The 12 Steps of Recovery Programs

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The Twelve Steps, originated by Alcoholics Anonymous, is the spiritual foundation for personal recovery from the effects of alcoholism, not only for the alcoholic but also for their friends and family in Al-Anon Family Groups.

Many members of 12-step recovery programs have found that these steps were not merely a way to stop drinking, but they became a guide toward a new way of life.


Whereas 12-step meetings are the "fellowship" part of the mutual support groups, the twelve steps themselves are the essence of the actual program. They are the directions that provide members a path that leads to lasting sobriety and a drug-free lifestyle.

As explained in Chapter 5 "How It Works," in the book Alcoholics Anonymous, the steps provide a suggested program of recovery that worked for the early members of AA and continued to work through the years for many others regardless of their drug or behavior of choice.

The Twelve Steps

Here are the 12 steps. You can also explore them in-depth and how others have applied the principles in their lives and gained insight, experience, strength, and hope.

Step 1: Honesty
After many years of denial, recovery can begin when with one simple admission of being powerless over alcohol—for alcoholics and their friends and family.

Step 2: Faith
It seems to be a spiritual truth, that before a higher power can begin to operate, you must first believe that it can.

Step 3: Surrender
A lifetime of self-will run riot can come to a screeching halt, and change forever, by making a simple decision to turn it all over to a higher power.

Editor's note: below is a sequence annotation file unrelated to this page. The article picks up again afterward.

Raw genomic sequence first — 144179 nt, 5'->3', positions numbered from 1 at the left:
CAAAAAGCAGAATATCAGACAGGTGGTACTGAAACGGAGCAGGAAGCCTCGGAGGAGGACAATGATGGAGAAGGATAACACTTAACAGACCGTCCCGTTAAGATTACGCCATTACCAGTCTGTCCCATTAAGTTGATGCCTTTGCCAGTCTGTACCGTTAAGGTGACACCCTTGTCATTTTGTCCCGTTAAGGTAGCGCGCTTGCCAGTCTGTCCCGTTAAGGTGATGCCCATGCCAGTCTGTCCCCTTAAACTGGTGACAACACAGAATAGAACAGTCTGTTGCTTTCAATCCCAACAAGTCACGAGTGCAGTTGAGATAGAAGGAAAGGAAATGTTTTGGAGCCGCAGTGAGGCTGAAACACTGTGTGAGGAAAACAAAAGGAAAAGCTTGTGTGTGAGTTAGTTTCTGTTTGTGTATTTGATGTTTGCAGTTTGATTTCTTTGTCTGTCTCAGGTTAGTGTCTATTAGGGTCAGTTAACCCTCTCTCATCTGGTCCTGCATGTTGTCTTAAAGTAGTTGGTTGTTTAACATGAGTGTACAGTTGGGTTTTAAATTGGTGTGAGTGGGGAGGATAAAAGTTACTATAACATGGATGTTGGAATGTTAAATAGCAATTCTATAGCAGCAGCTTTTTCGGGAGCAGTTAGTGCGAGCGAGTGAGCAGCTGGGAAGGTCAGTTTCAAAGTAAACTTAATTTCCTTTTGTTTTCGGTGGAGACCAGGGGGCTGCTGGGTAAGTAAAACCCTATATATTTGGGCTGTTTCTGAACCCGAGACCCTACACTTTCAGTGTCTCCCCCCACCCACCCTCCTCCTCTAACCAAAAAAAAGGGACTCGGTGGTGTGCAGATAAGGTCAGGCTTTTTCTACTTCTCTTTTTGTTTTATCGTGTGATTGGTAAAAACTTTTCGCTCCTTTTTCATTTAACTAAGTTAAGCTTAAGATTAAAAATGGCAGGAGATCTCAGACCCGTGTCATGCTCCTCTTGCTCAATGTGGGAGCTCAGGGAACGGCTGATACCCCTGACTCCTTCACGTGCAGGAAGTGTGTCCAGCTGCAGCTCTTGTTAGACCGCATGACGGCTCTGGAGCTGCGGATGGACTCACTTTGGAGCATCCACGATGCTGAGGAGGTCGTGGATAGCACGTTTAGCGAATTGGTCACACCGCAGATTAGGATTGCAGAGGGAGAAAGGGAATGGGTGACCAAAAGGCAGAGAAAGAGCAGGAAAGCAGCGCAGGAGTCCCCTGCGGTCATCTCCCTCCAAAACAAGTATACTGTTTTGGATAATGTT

Step 4: Soul Searching
There is a saying in the 12-step programs that recovery is a process, not an event. The same can be said for this step—more will surely be revealed.

Step 5: Integrity
Probably the most difficult of all the steps to face, Step 5 is also the one that provides the greatest opportunity for growth.

Step 6: Acceptance
The key to Step 6 is acceptance—accepting character defects exactly as they are and becoming entirely willing to let them go.

Step 7: Humility
The spiritual focus of Step 7 is humility, asking a higher power to do something that cannot be done by self-will or mere determination.

Step 8: Willingness
Making a list of those harmed before coming into recovery may sound simple. Becoming willing to actually make those amends is the difficult part.

Step 9: Forgiveness
Making amends may seem like a bitter pill to swallow, but for those serious about recovery, it can be great medicine for the spirit and soul.

Step 10: Maintenance
Nobody likes to admit to being wrong. But it is absolutely necessary to maintain spiritual progress in recovery.

Step 11: Making Contact
The purpose of Step 11 is to discover the plan God (as you understand Him) has for your life.

Step 12: Service
For those in recovery programs, practicing Step 12 is simply "how it works."

You can also read about the Twelve Traditions, spiritual principles that keep 12 step support groups focused on their primary purpose.

If you or a loved one are struggling with substance use or addiction, contact the Substance Abuse and Mental Health Services Administration (SAMHSA) National Helpline at 1-800-662-4357 for information on support and treatment facilities in your area.

For more mental health resources, see our National Helpline Database.

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